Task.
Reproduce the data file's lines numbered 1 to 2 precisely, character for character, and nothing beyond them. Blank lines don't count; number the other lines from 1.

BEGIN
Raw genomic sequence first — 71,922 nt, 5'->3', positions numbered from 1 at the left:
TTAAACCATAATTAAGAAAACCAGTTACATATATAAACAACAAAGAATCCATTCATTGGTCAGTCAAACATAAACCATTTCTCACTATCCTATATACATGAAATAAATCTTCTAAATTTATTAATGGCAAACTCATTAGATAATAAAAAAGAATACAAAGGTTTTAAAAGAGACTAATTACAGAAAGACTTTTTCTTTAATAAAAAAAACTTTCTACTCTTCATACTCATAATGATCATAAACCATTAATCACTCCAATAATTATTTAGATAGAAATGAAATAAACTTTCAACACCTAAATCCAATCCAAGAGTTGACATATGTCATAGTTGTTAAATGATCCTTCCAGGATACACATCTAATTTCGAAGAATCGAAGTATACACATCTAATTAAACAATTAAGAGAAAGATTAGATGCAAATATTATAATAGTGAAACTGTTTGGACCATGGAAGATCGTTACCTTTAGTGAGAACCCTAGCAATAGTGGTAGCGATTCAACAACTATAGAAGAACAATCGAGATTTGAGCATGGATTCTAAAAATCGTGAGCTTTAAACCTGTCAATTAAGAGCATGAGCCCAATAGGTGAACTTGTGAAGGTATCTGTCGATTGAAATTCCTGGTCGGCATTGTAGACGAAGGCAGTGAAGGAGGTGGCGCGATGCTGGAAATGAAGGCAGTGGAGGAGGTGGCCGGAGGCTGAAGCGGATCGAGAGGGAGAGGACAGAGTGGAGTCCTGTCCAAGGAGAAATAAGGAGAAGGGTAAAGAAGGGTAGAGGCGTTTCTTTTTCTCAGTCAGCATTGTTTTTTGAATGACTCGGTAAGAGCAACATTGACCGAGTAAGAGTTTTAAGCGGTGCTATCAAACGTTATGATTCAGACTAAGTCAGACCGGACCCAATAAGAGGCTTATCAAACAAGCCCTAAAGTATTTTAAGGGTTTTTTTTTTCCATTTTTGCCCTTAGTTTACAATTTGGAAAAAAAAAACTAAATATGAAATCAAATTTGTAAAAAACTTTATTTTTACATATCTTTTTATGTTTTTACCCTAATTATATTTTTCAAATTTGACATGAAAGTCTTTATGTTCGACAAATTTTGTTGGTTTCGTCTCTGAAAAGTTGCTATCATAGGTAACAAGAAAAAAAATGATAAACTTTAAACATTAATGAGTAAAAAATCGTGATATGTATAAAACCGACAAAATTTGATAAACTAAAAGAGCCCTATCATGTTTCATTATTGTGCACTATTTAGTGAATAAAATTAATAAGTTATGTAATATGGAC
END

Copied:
Raw genomic sequence first — 71,922 nt, 5'->3', positions numbered from 1 at the left:
TTAAACCATAATTAAGAAAACCAGTTACATATATAAACAACAAAGAATCCATTCATTGGTCAGTCAAACATAAACCATTTCTCACTATCCTATATACATGAAATAAATCTTCTAAATTTATTAATGGCAAACTCATTAGATAATAAAAAAGAATACAAAGGTTTTAAAAGAGACTAATTACAGAAAGACTTTTTCTTTAATAAAAAAAACTTTCTACTCTTCATACTCATAATGATCATAAACCATTAATCACTCCAATAATTATTTAGATAGAAATGAAATAAACTTTCAACACCTAAATCCAATCCAAGAGTTGACATATGTCATAGTTGTTAAATGATCCTTCCAGGATACACATCTAATTTCGAAGAATCGAAGTATACACATCTAATTAAACAATTAAGAGAAAGATTAGATGCAAATATTATAATAGTGAAACTGTTTGGACCATGGAAGATCGTTACCTTTAGTGAGAACCCTAGCAATAGTGGTAGCGATTCAACAACTATAGAAGAACAATCGAGATTTGAGCATGGATTCTAAAAATCGTGAGCTTTAAACCTGTCAATTAAGAGCATGAGCCCAATAGGTGAACTTGTGAAGGTATCTGTCGATTGAAATTCCTGGTCGGCATTGTAGACGAAGGCAGTGAAGGAGGTGGCGCGATGCTGGAAATGAAGGCAGTGGAGGAGGTGGCCGGAGGCTGAAGCGGATCGAGAGGGAGAGGACAGAGTGGAGTCCTGTCCAAGGAGAAATAAGGAGAAGGGTAAAGAAGGGTAGAGGCGTTTCTTTTTCTCAGTCAGCATTGTTTTTTGAATGACTCGGTAAGAGCAACATTGACCGAGTAAGAGTTTTAAGCGGTGCTATCAAACGTTATGATTCAGACTAAGTCAGACCGGACCCAATAAGAGGCTTATCAAACAAGCCCTAAAGTATTTTAAGGGTTTTTTTTTTCCATTTTTGCCCTTAGTTTACAATTTGGAAAAAAAAAACTAAATATGAAATCAAATTTGTAAAAAACTTTATTTTTACATATCTTTTTATGTTTTTACCCTAATTATATTTTTCAAATTTGACATGAAAGTCTTTATGTTCGACAAATTTTGTTGGTTTCGTCTCTGAAAAGTTGCTATCATAGGTAACAAGAAAAAAAATGATAAACTTTAAACATTAATGAGTAAAAAATCGTGATATGTATAAAACCGACAAAATTTGATAAACTAAAAGAGCCCTATCATGTTTCATTATTGTGCACTATTTAGTGAATAAAATTAATAAGTTATGTAATATGGAC